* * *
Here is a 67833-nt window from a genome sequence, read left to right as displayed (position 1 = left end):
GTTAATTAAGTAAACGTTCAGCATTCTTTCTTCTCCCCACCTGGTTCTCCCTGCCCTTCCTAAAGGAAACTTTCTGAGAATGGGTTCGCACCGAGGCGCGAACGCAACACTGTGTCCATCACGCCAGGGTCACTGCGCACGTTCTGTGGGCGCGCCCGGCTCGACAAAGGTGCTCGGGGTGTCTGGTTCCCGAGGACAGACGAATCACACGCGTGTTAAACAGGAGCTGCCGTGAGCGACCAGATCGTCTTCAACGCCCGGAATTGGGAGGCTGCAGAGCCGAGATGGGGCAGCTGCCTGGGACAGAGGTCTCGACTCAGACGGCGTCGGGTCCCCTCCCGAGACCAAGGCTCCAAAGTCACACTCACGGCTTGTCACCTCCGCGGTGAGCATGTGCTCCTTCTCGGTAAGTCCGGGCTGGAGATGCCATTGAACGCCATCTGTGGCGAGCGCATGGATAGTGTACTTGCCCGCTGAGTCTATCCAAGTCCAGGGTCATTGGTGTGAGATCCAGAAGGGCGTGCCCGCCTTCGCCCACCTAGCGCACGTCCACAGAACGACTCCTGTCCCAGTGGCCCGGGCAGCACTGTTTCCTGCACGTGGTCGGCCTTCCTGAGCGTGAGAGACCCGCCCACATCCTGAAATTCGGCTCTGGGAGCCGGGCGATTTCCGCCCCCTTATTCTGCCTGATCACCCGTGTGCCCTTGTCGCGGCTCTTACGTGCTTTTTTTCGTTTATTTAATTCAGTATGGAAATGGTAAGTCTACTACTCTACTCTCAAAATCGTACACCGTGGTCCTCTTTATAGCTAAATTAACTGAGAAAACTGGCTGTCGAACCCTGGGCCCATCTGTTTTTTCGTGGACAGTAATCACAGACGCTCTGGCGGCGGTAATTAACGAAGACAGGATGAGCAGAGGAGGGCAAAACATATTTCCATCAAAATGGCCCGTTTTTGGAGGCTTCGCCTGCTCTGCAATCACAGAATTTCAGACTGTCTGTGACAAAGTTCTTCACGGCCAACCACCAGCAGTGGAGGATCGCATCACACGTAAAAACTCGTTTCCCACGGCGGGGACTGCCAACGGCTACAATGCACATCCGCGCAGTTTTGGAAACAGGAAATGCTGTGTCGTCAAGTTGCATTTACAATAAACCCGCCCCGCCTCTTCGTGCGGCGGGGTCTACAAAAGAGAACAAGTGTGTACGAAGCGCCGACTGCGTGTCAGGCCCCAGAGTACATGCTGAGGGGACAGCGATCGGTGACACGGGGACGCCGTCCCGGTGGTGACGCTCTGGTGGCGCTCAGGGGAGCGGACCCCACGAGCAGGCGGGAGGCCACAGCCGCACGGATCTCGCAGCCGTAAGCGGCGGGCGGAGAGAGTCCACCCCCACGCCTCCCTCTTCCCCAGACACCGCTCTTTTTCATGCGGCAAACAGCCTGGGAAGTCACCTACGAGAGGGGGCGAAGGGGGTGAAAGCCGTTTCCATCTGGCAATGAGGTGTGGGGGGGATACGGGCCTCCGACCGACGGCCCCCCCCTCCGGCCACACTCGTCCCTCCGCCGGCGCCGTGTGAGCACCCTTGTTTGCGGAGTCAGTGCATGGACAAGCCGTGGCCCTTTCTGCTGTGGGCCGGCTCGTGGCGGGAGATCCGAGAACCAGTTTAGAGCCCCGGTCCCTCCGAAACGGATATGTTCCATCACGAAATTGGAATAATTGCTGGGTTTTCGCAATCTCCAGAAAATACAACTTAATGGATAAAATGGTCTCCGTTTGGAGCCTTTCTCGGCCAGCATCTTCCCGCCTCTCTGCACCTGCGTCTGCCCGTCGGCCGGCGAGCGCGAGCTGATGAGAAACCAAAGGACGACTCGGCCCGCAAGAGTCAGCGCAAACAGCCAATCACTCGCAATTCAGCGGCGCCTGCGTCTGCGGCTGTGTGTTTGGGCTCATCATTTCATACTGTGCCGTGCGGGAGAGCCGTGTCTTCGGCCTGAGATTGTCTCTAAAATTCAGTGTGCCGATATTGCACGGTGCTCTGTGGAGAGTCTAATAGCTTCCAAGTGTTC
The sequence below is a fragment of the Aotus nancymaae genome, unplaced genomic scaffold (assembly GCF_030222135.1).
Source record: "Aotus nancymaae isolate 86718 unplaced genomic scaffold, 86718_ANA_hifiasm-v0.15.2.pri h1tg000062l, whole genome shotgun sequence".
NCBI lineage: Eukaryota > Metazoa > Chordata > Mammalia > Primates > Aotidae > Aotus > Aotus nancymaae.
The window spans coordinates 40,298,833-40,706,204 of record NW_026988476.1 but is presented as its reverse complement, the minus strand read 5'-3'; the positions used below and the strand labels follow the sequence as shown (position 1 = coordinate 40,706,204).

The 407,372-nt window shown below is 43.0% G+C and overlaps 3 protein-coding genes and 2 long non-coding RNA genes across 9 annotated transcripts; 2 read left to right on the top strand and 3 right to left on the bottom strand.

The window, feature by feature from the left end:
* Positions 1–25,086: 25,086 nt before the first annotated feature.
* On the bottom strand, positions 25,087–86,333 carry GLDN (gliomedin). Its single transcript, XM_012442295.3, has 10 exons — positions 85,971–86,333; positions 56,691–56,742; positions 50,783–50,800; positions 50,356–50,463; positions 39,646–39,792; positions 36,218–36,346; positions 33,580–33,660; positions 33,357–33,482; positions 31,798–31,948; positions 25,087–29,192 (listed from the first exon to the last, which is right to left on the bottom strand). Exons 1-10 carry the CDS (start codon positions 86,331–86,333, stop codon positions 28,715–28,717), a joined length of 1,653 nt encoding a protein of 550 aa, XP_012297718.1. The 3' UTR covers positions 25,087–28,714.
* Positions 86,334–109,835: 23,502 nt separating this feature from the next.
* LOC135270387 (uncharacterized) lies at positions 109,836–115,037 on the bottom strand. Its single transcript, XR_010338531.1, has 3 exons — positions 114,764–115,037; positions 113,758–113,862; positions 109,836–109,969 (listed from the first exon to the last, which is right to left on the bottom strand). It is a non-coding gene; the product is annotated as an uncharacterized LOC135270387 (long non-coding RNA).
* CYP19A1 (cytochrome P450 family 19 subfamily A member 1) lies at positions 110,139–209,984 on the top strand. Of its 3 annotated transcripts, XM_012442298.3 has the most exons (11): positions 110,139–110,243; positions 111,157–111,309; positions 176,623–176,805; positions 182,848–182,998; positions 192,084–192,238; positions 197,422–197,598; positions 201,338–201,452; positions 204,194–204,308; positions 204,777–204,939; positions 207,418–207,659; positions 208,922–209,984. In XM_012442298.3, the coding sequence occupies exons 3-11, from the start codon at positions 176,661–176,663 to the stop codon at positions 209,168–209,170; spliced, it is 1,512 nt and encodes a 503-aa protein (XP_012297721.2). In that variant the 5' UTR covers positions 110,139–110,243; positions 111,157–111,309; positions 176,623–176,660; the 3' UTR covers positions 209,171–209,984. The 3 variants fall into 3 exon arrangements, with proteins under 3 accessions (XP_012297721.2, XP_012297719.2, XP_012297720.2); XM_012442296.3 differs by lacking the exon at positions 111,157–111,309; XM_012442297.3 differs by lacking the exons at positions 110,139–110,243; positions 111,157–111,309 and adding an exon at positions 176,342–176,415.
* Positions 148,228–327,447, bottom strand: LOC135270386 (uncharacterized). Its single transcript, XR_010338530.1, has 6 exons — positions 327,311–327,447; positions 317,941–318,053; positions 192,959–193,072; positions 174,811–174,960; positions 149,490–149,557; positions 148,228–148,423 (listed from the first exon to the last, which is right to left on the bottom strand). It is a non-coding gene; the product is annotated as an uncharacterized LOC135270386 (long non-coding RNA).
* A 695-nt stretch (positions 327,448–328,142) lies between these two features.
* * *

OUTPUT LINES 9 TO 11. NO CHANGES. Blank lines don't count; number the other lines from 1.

* Positions 1–25,086: 25,086 nt before the first annotated feature.
* On the bottom strand, positions 25,087–86,333 carry GLDN (gliomedin). Its single transcript, XM_012442295.3, has 10 exons — positions 85,971–86,333; positions 56,691–56,742; positions 50,783–50,800; positions 50,356–50,463; positions 39,646–39,792; positions 36,218–36,346; positions 33,580–33,660; positions 33,357–33,482; positions 31,798–31,948; positions 25,087–29,192 (listed from the first exon to the last, which is right to left on the bottom strand). Exons 1-10 carry the CDS (start codon positions 86,331–86,333, stop codon positions 28,715–28,717), a joined length of 1,653 nt encoding a protein of 550 aa, XP_012297718.1. The 3' UTR covers positions 25,087–28,714.
* Positions 86,334–109,835: 23,502 nt separating this feature from the next.